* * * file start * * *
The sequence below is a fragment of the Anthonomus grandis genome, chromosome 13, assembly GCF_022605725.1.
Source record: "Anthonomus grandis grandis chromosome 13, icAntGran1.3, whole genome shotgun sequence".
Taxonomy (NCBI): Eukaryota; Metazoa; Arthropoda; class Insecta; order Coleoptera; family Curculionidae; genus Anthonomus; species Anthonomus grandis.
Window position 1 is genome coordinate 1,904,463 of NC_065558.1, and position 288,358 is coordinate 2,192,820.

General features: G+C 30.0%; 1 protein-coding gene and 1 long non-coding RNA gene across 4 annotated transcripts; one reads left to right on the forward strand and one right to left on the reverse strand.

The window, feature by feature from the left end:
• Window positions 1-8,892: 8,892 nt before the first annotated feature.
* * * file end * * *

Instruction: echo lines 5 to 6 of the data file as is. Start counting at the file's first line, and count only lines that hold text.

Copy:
General features: G+C 30.0%; 1 protein-coding gene and 1 long non-coding RNA gene across 4 annotated transcripts; one reads left to right on the forward strand and one right to left on the reverse strand.

The window, feature by feature from the left end: